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We are having a problem with a memory leak between our MVC3 web application and our WCF data layer service.

I believe the problem is from the WCF side, although cannot track it down. I've searched the web and these forums, but have not been able to find the cause. Any help would be much appreciated!

So - the initial symptom was the size of the w3wp process associated with the backend growing constantly. We can see it grows by a variable amount (order of magnitude 100kb) every time a simple call is made from the web app that calls a service.

Running Jetbrains memory profile against the app we can see that


is by far and away the culprit. At app startup there are 4 objects instantiated with a tiny amount of memory (6.4% of total), after mild use it rises to > 200 objects, ~50% of total. Continued use drives this towards 100%. I've never heard of this before, but some googling indicates that it is used (amongst other things) in the transmission of data to and from the WCF layer.

My current line of thought is that processes are being created, but never released correctly. Our services are created from Castle, and registered from the web end as:

public static IWindsorContainer RegisterWcfService<TS, TI>(this IWindsorContainer container)
 where TI : TS
 where TS : class
        GetServiceModel<TS, TI>()

 return container;

As suggested in other threads, we are using

container.Kernel.ReleasePolicy = new NoTrackingReleasePolicy();

to ensure components should be correctly released. We are not explicitly disposing of any of our service references, although I believe the above should be enough. Does anyone have any recommendations or suggestions on where our leak might be coming from?

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are you sure that the memory is not able to be reclaimed? Is total machine memory under pressure? Could it be that as there is plenty of memory it just doesn't reclaim it? –  Sam Holder Apr 23 '12 at 9:12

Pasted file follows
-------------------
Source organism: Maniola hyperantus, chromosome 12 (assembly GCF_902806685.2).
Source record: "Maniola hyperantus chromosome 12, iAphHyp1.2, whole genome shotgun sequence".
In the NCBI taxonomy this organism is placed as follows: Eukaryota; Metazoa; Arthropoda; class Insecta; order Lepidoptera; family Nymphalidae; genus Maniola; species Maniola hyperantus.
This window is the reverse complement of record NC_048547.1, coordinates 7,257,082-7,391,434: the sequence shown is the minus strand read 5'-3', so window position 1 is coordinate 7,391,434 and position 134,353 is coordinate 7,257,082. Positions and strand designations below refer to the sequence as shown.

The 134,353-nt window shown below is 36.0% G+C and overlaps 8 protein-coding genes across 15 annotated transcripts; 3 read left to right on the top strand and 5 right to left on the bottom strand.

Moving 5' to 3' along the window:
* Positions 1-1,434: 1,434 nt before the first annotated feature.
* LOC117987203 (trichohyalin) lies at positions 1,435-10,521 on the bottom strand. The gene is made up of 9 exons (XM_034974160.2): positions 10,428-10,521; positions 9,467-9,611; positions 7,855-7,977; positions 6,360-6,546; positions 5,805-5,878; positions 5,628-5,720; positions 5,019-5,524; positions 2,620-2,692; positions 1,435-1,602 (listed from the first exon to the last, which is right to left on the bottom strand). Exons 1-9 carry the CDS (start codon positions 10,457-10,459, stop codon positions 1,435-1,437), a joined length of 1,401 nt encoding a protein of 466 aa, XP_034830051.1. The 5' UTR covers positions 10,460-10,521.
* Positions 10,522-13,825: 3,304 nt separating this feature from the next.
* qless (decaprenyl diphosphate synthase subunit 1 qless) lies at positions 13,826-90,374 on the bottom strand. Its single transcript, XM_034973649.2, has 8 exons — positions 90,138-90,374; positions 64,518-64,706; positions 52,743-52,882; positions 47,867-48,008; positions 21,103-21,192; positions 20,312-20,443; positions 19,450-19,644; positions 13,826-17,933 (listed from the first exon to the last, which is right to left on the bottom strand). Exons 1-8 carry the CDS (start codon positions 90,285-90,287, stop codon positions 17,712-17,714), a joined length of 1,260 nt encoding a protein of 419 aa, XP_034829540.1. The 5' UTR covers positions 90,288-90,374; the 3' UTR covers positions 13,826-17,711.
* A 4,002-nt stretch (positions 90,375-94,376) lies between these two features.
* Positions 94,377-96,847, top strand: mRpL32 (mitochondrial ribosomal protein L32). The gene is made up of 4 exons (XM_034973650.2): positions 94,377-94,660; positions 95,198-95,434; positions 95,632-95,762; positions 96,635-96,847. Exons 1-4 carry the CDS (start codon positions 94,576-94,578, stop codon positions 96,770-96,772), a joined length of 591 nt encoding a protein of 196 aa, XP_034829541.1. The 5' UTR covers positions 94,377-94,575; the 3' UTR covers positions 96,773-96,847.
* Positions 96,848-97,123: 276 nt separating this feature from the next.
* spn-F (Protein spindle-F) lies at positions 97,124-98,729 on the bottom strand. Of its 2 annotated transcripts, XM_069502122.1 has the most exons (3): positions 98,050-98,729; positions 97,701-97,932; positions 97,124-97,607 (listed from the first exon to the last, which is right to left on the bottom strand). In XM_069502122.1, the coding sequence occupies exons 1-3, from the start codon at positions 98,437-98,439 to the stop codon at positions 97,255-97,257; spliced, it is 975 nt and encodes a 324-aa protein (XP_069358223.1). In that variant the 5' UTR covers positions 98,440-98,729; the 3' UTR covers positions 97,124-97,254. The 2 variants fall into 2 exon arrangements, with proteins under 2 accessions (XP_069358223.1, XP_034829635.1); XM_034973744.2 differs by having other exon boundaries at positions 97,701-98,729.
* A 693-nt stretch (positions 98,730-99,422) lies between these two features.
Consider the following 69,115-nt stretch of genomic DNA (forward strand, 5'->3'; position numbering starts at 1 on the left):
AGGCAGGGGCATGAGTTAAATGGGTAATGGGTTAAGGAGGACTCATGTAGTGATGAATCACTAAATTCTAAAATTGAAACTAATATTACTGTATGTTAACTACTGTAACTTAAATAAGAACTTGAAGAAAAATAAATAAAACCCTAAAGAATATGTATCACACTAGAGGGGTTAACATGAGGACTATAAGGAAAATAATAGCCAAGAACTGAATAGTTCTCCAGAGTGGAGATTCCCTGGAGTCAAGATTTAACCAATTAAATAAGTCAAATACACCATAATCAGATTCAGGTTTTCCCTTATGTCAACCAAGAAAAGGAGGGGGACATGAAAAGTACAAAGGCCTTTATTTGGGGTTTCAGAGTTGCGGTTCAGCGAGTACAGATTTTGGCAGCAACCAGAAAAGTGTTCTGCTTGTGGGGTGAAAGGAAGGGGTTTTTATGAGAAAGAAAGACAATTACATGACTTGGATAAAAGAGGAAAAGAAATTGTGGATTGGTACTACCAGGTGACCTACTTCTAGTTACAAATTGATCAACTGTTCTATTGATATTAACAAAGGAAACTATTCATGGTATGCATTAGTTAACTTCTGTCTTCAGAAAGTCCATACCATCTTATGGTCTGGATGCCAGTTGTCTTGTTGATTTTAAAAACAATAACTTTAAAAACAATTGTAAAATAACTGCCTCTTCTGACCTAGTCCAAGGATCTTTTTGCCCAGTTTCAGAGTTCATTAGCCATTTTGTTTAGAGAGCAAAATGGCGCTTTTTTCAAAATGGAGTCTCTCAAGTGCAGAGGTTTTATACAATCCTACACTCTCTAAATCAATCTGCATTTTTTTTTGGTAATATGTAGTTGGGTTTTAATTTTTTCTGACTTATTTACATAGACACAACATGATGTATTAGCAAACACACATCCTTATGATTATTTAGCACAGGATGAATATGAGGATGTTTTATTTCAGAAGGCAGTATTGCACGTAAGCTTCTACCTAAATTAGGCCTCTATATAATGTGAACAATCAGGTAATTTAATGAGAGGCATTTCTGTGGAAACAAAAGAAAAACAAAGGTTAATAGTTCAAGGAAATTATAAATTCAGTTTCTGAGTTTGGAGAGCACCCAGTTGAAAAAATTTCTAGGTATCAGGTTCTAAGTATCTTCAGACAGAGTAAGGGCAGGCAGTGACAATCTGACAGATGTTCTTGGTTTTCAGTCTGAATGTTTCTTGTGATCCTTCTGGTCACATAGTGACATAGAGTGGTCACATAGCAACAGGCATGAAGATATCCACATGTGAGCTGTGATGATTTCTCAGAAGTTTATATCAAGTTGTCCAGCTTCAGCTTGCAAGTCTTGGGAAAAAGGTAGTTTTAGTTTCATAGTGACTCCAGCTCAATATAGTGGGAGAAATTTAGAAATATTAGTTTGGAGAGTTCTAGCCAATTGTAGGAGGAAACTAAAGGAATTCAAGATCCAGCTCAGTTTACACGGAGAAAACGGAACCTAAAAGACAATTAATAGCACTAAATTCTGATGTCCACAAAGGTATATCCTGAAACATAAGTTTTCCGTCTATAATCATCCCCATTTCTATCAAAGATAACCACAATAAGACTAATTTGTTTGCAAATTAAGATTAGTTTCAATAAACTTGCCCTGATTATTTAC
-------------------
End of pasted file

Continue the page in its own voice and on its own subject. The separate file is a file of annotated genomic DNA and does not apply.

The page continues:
Completely sure, it's not being reclaimed –  Chris Apr 23 '12 at 13:47

1 Answer 1

up vote 4 down vote accepted

Unfortunately, manually managing disposal of WCF proxies is the most reliable way to ensure the release of memory for garbage collection and the release of network resources. This brief blog post explains some of the issues that cause WCF proxies to leak memory & network resources. Since you already configure the container to create transient proxy instances, you should wrap your service call logic in a pattern similar to the one shown in the article.

If this doesn't solve your issue, you many need to wade through a memory dump using WinDbg to find what the actual GC root holding a reference chain to the SlidingWindow instances.

PS: Don't be tempted to use a longer lived scope (request or perish the thought, a singleton) to try to solve this issue. The solution is proper disposal of the proxy instances. I found this out the hard way... ;-)

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Thanks, I feared this may be the case. –  Chris Apr 23 '12 at 13:48

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